Coffee chaff is the dry scaly protective skin of the seed of a coffee bean and falls off during the coffee roasting process. Chaff is normally thrown out but can be used in compost for gardens.
For coffee roasters chaff can be big nuisance as its produced in large amounts during the roasting process and since light it seems to everywhere. In addition, it can be a fire hazard for roasters if not removed.
The production of coffee involves a surprising number of waste products. One of the most prominent of these is coffee chaff. So, what is it? What can you do with it? Let’s take a look!
How is Coffee Chaff Made?
Coffee chaff isn’t made as such. Instead, it is a by-product of the coffee manufacturing process.
As we said, coffee chaff is the green skin on the coffee bean. Throughout the production process, the green skin will cling to the coffee bean. That is until it gets to the roasting point.
When the temperature of the coffee roaster is turned up, the coffee chaff will just fall off of the coffee bean. It doesn’t require peeling. It just falls off. This leaves the clean coffee bean and a pile of discarded chaff which would have to be filtered out.
If you roast your own coffee beans, then your coffee roaster will probably collect the chaff for you. If you buy your beans pre-roasted (i.e. instant coffee, standard coffee beans, etc.) then the chaff will have already been removed.
What is Coffee Chaff Used For?
Not a whole lot, to be honest. There are a lot of companies that will just throw the chaff away. Many people that roast their own beans will do the same.
You cannot drink any drink made from pure coffee chaff. It would have a rather foul taste. If you are roasting your own beans, then it isn’t going to kill you to a small amount of coffee chaff floating around when you make your drink. Not all of it will be removed, after all.
However, if you can pick it out before you make the drink that would be preferable. Even the smallest amount will likely impact the taste.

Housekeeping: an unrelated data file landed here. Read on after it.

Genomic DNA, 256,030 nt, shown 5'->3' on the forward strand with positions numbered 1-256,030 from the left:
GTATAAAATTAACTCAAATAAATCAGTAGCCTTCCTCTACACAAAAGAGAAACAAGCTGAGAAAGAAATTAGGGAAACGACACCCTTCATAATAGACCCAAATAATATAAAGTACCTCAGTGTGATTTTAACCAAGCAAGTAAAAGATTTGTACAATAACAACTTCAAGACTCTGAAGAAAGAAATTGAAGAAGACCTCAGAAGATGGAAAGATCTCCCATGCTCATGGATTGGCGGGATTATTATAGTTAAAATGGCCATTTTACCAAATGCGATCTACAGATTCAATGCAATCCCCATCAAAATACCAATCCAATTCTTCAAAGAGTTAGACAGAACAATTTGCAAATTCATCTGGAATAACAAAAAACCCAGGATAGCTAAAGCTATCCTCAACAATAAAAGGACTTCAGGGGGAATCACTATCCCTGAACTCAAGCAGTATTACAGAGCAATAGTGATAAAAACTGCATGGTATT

That being said, you can add the coffee chaff to your coffee in some way. However, it will need to have a few additives first. We will discuss that in the next section. For now, we just want to talk about the more common uses for the coffee chaff.
Even though coffee chaff is going to break down naturally over time if it is thrown away, it is still quite polluting. Even though we can’t make coffee from the coffee chaff, we can put it to use in other ways.
Perhaps the primary use of coffee chaff is as a natural fertilizer. Because the coffee chaff is part of a plant, it is still going to be packed to the brim with the natural goodness that the plant managed to pick up from the soil it grew in. If you throw this coffee chaff over your plants, then it will spread all of that nutritional goodness to your plants, boosting their growth.
It is important to remember that a little bit goes a long way when it comes to using coffee chaff. If you put too much on the soil, it acts as a sort-of ‘barrier’.
This will prevent water from reaching the roots of the plant. So, while you may think that you are doing good by spreading a ton of nutrients over your plants, all you are really doing is killing them.
If you have your own compost heap, then you could even use the coffee chaff with that. It breaks down fairly easily and, of course, the nutrients in the coffee chaff are going to be brilliant for the compost.
This may actually be a lot better than using the coffee chaff as a fertilizer, as it means the coffee chaff is not going to prevent water from hitting the roots of the plant. It will also be mixed with a few more nutrients which, of course, will also be highly beneficial.
Rarely, coffee chaff can also be used for chickens and other outdoor animals as bedding. Although, since other forms of bedding are often cheaper, this is going to be quite rare.
How is Cascara Syrup made with Chaff?
In recent years, you may have seen the term ‘cascara syrup’ floating around. Just about every single coffee place has it on sale. This is one of the uses for coffee chaff.
When making cascara syrup, the skins of the coffee fruit will be completely dried out. These skins will be added to water. Then, finally, some sugar will be added to the water. Everything is going to be brought to a boil. The result will be a sweet syrup.
Cascara syrup makes a great natural sweetener for your coffee. It can also add a hint of fruitiness to the mix. The exact taste of the cascara syrup will be dependent on the bean that the coffee chaff originates from. So, if you do enjoy the taste of the cascara syrup, then you may want to experiment with various flavor profiles to see how they can spice up your coffee.
Can You Buy Coffee Chaff?
Absolutely. It shouldn’t be too difficult to find either. In some cases, if you have a local bean roaster, you won’t even have to pay for the coffee chaff. A few of them will give it away for free as they are producing so much of it.
Nearly every coffee roaster will have chaff available. Most of them will sell it and in alot of cases even just give it too you.. You may also find coffee chaff for sale online at various websites including Amazon.com. If you head to the website of your favorite coffee roaster, then they may even sell coffee chaff there.
Once you have the chaff, you can use it as a fertilizer, compost, or even make your own cascara syrup. As we said before, the flavors will be different depending on the bean, so you may want to experiment with various roasters if you are looking to make your own cascara syrup!